What is happening in Georgia, is a premeditated attempt by the small, but influential group of the religious and civil authorities to cancel democracy while pretending to act in the name of the majority of Georgians. Violence on journalists is not a culmination, but merely an intermediate step of this plan. If this attempt goes unpunished, they will do worse.
This is because the organizers of this group have no positive agenda – they only want to cling to money and power indefinitely. Now that they have embarked on the path of violence, the stakes got higher: many are conscious that they took part in criminal actions and shall the winds chance, may be prosecuted. For this very reason, any means are now good to cling to power.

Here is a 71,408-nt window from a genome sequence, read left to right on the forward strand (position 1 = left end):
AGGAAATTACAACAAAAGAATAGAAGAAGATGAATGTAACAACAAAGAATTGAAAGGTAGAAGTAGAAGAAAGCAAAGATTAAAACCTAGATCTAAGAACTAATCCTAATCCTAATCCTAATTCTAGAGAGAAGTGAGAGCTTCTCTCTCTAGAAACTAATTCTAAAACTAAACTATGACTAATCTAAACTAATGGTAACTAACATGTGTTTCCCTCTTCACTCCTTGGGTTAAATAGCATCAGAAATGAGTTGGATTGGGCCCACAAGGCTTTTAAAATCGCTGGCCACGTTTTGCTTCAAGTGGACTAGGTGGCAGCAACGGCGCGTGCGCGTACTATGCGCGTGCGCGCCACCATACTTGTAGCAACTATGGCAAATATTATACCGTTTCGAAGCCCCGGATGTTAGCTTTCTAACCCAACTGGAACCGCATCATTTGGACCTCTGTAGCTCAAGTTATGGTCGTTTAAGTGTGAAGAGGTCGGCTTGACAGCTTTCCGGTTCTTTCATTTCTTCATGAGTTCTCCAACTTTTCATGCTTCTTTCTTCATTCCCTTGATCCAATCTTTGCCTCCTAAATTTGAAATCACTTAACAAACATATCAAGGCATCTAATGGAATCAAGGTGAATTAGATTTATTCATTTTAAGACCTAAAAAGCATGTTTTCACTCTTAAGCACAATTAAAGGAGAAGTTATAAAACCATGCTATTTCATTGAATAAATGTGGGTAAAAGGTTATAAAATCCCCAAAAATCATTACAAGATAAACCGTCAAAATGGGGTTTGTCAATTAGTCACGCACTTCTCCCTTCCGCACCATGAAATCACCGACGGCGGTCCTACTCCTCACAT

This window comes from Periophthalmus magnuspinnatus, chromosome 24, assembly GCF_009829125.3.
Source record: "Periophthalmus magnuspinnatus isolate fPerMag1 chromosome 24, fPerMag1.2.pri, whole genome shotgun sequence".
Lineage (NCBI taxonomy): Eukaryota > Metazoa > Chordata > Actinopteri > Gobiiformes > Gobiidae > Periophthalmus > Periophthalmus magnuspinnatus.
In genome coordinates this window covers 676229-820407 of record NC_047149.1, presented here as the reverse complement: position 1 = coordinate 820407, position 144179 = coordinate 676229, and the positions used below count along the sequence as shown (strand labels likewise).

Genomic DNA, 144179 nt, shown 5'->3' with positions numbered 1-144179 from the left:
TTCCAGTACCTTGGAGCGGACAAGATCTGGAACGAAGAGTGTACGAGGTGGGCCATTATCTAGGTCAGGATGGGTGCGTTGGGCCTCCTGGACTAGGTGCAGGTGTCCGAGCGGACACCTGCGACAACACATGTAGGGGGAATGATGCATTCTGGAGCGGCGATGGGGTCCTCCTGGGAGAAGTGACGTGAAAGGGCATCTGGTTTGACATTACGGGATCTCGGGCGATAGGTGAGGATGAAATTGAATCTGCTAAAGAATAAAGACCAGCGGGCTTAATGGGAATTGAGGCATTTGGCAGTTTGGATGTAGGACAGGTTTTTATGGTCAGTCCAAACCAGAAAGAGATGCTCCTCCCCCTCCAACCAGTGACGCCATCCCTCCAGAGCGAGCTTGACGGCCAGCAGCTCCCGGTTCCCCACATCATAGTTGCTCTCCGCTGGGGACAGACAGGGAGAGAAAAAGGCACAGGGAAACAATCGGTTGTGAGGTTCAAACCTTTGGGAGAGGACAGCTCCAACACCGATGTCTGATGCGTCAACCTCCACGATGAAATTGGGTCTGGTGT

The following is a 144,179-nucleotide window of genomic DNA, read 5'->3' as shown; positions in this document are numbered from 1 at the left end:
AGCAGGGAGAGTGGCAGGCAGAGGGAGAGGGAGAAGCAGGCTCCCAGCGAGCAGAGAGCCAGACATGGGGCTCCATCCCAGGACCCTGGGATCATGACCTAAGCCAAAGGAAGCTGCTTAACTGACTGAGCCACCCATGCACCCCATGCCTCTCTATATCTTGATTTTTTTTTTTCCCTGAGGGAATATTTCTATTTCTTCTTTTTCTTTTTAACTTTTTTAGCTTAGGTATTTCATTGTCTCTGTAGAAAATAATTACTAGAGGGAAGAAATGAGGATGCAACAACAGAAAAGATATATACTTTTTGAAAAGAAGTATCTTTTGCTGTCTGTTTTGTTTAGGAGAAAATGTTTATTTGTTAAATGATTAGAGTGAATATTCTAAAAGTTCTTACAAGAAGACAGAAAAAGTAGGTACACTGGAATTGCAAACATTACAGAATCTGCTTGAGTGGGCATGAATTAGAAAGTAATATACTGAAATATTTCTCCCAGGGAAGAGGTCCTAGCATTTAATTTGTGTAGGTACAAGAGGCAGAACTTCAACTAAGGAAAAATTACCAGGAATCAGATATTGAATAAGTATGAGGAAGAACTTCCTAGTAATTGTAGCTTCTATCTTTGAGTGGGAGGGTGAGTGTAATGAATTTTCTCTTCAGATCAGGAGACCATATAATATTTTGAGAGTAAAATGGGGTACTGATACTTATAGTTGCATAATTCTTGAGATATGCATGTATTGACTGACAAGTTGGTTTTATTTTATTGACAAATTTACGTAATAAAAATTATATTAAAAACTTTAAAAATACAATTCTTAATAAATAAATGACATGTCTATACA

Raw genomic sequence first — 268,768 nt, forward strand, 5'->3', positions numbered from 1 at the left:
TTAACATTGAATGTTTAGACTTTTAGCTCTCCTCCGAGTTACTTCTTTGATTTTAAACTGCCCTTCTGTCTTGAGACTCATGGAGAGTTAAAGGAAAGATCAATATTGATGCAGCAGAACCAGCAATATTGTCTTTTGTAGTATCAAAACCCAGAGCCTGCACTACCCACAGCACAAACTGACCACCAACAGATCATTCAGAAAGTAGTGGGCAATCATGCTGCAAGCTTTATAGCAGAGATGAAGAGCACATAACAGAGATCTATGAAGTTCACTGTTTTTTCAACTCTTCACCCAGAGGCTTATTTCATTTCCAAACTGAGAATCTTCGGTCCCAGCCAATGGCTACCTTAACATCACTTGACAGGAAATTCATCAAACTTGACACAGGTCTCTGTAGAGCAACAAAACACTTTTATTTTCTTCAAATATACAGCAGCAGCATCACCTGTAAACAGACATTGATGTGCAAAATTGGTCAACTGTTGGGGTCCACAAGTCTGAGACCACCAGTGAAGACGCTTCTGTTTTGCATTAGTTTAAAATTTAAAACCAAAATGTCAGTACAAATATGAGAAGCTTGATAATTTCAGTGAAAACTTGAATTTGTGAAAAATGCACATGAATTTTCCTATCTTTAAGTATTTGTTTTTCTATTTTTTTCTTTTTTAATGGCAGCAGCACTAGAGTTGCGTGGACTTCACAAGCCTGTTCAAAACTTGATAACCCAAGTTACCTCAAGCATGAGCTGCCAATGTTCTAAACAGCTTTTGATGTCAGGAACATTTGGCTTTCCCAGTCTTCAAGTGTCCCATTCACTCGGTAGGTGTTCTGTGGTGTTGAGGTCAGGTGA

Society must respond to this unbridled aggression peacefully, but in an organized fashion, which is both realistic and feasible.
In reality, those who are rationally engaging in violence and organized pogroms are a minority, and their actions not only do not reflect the will of the majority of Georgians but directly oppose it. These minority groups benefit from impunity and gain influence because they hope that their friends and supporters high up – in the government and the patriarchy – will always stand by them, will continue to provide protection, resources, and information which feeds their violent actions and, it seems, their personal fortunes, too.
But their fortunes may turn. They are a political asset now but may become a dangerous liability tomorrow. What happens then? Nobody from their protectors would shed a tear. They feel the time is short, and that’s why they are going all in, trying to capitalize on transient success. The more time passes, the higher the risk that they will be chosen to carry the buck. The democratic civil society must use it as an advantage.